Sugar tax would challenge powerful interests

Delay is the name of the PR campaign

 

The reasons one-quarter of young people are overweight or obese are well known: lack of exercise and a fast-food diet containing excessive amounts of sugars, fats and salt. Doing something about it, however, has been as difficult as reining in the activities of the alcohol and tobacco industries. The food and drinks industry blocked the introduction of a sugar tax in 2013, but the struggle to protect the health of consumers continues.

On the basis of past behaviour, Minister for Finance Michael Noonan is unlikely to impose a sugar tax in the coming Budget. He declined to take advice from two former ministers for health because of a need to examine a proposed UK sugar tax, particularly in relation to cross-border trade. That UK tax is due to be applied in 2018 and a similar time scale may be adopted here.

The programme for partnership government contains a commitment to impose a health levy on sugar-sweetened drinks, but does not give details of timing or the likely charge. Concerned that early Irish action might be prompted by uncertainty surrounding the Brexit vote, the Irish Beverage Council has warned of extensive cross-border smuggling and economic damage in such an eventuality. Delay is the name of the public relations campaign.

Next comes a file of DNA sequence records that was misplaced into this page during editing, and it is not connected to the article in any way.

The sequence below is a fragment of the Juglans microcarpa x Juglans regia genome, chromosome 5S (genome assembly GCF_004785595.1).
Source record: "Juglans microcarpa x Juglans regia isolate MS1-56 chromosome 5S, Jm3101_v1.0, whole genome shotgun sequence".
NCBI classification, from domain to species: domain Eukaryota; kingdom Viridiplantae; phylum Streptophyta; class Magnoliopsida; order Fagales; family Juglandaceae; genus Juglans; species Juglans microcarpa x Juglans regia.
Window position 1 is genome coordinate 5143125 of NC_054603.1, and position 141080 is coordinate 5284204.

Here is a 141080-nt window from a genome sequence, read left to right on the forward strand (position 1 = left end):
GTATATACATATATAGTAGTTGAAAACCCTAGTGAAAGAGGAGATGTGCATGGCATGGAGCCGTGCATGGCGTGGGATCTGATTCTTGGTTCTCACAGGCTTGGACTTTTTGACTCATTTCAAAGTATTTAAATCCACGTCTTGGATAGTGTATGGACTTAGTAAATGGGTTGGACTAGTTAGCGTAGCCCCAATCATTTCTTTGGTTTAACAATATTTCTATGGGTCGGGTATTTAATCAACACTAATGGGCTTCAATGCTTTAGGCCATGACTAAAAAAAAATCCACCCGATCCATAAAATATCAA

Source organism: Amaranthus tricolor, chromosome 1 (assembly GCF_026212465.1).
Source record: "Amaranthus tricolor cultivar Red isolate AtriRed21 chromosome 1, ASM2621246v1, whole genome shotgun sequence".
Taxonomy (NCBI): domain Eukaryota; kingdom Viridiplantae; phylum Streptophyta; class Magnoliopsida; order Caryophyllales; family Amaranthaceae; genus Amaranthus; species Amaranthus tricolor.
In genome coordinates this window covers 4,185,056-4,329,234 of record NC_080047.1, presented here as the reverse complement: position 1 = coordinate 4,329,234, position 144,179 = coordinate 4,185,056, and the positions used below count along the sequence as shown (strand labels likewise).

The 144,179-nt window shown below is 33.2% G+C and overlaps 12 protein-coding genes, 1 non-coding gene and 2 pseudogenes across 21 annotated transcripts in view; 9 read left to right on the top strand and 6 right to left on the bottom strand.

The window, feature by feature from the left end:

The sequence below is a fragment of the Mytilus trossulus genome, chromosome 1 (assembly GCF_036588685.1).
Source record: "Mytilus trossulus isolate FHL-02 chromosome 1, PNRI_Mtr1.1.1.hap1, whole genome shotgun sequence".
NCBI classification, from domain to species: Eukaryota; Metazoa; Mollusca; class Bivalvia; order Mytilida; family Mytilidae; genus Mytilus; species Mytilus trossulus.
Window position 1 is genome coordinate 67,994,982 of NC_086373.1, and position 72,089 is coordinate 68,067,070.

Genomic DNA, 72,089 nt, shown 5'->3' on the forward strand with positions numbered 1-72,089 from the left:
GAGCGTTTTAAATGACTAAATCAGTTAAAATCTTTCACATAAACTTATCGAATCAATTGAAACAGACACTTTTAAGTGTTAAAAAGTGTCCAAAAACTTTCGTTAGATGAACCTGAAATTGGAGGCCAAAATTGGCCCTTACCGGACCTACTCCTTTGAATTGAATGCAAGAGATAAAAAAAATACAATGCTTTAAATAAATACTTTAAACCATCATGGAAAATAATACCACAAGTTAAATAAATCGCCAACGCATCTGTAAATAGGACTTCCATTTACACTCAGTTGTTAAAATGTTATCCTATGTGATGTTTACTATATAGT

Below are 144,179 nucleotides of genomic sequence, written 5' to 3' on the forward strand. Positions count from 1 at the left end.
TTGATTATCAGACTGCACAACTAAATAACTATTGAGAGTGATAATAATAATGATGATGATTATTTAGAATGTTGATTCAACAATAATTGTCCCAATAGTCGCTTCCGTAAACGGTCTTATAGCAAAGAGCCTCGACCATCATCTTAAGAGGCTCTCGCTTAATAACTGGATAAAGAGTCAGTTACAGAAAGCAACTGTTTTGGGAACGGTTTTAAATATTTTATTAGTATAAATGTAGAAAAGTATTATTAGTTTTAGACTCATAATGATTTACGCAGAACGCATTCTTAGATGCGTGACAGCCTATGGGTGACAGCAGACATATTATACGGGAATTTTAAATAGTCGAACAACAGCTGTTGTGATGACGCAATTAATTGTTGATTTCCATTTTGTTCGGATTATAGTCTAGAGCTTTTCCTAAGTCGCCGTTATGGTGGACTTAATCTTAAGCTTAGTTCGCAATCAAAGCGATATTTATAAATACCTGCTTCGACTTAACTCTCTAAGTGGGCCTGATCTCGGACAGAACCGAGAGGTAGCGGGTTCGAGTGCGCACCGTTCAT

There has been recent change in product development, driven by demands from health-conscious consumers. Almost half of soft drinks are now composed of low or no-calorie varieties. But some ‘normal’ fizzy drinks contains 25g of sugar and that exceeds the recommended daily intake for an adult. These are the drinks of choice within disadvantaged communities, where consumption of fast foods and fizzy drinks by children is twice the level of professional households. Levels of obesity reflect these dietary patterns. Serious public health issues are involved because of the obesity epidemic and its potential long-term costs. Taxing soft drinks will not, in itself, resolve that situation. But it would mark a strengthening of political resolve to challenge powerful commercial interests.

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